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Loyola Law Student to Combine Studies With China Research as Boren Fellow


Justin Fabish LLS ’10 had a problem: How was he going to combine his legal education with a desire to live and work in China? His answer came in a Boren Fellowship.

 

“After entering law school I didn’t have a clear idea of how I would integrate my education with my desire to eventually work in China,” Fabish said. “Now that I have been awarded the fellowship, the two have coalesced, and the road has become narrower.”

 

Boren Fellowships provide up to $30,000 to U.S. graduate students to add an important international and language component to their education through specialization in area study, language study or increased language proficiency. Boren fellows represent various academic and professional disciplines, but all are interested in studying less commonly taught languages, such as Arabic, Swahili and Chinese.

 

“I’m honored and proud that the committee considered me a qualified applicant,” Fabish said. “I lived in Beijing before … and I grew to love the city. I understand how it works, and made some great friends.”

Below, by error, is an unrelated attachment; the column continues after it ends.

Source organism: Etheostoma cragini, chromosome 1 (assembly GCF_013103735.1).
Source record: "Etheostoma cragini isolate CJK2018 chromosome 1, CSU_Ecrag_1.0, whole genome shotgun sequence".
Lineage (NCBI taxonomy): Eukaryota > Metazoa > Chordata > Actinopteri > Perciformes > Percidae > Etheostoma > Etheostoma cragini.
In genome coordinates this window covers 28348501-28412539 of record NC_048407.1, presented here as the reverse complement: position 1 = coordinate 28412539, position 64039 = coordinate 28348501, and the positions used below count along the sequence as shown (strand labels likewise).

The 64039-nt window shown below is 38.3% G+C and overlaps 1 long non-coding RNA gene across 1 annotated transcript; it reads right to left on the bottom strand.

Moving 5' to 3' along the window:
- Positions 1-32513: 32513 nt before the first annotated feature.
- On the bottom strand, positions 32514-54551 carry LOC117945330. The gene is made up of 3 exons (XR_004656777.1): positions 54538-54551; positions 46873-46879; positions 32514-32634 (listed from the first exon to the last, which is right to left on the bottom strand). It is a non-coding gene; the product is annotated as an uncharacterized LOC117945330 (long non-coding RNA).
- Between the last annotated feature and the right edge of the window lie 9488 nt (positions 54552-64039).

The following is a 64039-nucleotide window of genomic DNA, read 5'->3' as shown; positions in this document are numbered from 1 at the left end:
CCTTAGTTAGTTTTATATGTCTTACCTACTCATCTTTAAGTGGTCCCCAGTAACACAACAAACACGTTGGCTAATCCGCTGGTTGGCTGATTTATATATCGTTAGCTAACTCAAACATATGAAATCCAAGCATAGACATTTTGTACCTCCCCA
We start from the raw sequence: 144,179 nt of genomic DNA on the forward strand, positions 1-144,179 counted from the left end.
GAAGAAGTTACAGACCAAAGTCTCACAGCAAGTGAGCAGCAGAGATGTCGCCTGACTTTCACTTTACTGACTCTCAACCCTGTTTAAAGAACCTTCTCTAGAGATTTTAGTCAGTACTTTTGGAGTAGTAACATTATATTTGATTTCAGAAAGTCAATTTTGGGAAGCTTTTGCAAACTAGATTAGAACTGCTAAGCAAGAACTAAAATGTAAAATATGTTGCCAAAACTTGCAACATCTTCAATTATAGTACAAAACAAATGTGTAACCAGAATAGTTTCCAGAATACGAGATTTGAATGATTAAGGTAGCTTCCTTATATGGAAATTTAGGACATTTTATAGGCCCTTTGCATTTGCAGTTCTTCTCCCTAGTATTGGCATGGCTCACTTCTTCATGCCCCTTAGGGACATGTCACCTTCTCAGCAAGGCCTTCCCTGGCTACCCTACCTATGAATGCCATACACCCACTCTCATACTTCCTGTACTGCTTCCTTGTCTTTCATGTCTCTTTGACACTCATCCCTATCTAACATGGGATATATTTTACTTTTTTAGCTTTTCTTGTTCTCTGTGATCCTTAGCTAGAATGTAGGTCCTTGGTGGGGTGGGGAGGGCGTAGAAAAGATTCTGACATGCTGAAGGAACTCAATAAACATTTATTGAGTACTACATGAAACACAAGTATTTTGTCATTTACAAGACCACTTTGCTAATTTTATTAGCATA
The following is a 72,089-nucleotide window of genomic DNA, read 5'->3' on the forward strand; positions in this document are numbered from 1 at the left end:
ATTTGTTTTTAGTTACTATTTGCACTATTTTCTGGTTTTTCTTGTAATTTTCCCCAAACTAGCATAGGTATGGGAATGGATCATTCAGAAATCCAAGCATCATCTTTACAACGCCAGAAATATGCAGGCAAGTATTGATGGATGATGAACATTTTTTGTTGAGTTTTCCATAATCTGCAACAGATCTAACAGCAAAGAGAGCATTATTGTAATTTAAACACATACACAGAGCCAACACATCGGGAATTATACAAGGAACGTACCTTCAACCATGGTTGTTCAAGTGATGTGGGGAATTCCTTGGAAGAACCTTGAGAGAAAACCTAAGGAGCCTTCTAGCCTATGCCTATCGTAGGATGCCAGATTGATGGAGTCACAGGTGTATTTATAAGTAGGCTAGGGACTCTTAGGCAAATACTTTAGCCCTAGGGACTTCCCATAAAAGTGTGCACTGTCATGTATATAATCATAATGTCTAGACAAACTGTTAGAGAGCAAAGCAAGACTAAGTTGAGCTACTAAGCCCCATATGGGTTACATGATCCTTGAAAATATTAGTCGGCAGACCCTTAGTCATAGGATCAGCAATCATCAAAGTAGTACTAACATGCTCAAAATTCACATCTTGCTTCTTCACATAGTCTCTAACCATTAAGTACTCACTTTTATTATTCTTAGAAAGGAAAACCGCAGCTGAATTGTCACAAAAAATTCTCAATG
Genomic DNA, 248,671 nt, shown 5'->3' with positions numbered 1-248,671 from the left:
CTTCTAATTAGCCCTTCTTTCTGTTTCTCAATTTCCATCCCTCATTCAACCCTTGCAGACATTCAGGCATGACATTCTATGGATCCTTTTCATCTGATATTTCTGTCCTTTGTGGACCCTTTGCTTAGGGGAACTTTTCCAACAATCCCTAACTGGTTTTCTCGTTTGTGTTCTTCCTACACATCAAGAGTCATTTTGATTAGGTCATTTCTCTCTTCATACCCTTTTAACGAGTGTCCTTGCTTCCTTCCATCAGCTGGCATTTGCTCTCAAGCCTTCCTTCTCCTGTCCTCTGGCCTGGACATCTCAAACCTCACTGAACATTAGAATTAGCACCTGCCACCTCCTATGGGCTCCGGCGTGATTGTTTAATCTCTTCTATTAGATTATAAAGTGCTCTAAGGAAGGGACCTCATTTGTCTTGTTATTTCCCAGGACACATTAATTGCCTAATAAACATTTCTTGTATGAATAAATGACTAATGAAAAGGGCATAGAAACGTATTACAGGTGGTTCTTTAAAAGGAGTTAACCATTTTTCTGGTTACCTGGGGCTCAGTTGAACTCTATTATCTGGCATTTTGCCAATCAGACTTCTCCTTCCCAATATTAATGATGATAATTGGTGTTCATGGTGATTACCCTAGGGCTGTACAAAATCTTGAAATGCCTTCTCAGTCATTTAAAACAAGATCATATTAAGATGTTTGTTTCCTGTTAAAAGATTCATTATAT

Fabish is enrolled at the Central University of Finance and Economics in Beijing, where he is studying U.S.-Chinese comparative law. He also is conducting independent research about the development of the credit system in China, specifically laws relating to the lien system and their implementation.

 

“I plan to develop a greater knowledge of the legal, economic, and political systems in China, their development and evolution, and how they compare to those of the U.S.,” Fabish said.

 

Fabish credits Loyola Law School with providing him with the necessary tools to think critically and ethically. He said that “these two aspects of [his] education have helped create skills that can be positively applied across the board in various intellectually challenging and, sometimes, emotionally-charged environments.”

 

After completing his graduate studies, Fabish hopes to work for the U.S. State Department.

 


Date Posted: Oct. 5, 2009